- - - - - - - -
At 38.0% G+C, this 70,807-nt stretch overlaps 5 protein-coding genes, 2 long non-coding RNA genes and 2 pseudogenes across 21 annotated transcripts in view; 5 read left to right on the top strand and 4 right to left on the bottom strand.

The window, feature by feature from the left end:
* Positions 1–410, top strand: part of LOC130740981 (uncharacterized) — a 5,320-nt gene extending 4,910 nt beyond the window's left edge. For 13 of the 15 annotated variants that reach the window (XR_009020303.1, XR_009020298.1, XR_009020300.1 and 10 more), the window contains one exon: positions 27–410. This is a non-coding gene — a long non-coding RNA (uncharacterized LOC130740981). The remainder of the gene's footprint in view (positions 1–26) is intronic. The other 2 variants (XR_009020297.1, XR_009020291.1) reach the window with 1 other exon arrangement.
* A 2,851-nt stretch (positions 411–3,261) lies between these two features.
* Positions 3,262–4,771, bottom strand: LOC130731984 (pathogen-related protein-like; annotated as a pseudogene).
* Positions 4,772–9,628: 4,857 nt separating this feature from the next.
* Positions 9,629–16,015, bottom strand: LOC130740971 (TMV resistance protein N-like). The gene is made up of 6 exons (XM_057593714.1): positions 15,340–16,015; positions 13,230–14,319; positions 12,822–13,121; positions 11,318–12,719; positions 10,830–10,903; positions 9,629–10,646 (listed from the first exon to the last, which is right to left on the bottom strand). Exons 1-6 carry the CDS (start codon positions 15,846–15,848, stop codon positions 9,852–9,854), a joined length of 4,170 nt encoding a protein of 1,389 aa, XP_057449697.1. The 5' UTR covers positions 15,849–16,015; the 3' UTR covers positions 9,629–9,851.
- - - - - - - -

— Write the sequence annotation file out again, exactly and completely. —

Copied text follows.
At 38.0% G+C, this 70,807-nt stretch overlaps 5 protein-coding genes, 2 long non-coding RNA genes and 2 pseudogenes across 21 annotated transcripts in view; 5 read left to right on the top strand and 4 right to left on the bottom strand.

The window, feature by feature from the left end:
* Positions 1–410, top strand: part of LOC130740981 (uncharacterized) — a 5,320-nt gene extending 4,910 nt beyond the window's left edge. For 13 of the 15 annotated variants that reach the window (XR_009020303.1, XR_009020298.1, XR_009020300.1 and 10 more), the window contains one exon: positions 27–410. This is a non-coding gene — a long non-coding RNA (uncharacterized LOC130740981). The remainder of the gene's footprint in view (positions 1–26) is intronic. The other 2 variants (XR_009020297.1, XR_009020291.1) reach the window with 1 other exon arrangement.
* A 2,851-nt stretch (positions 411–3,261) lies between these two features.
* Positions 3,262–4,771, bottom strand: LOC130731984 (pathogen-related protein-like; annotated as a pseudogene).
* Positions 4,772–9,628: 4,857 nt separating this feature from the next.
* Positions 9,629–16,015, bottom strand: LOC130740971 (TMV resistance protein N-like). The gene is made up of 6 exons (XM_057593714.1): positions 15,340–16,015; positions 13,230–14,319; positions 12,822–13,121; positions 11,318–12,719; positions 10,830–10,903; positions 9,629–10,646 (listed from the first exon to the last, which is right to left on the bottom strand). Exons 1-6 carry the CDS (start codon positions 15,846–15,848, stop codon positions 9,852–9,854), a joined length of 4,170 nt encoding a protein of 1,389 aa, XP_057449697.1. The 5' UTR covers positions 15,849–16,015; the 3' UTR covers positions 9,629–9,851.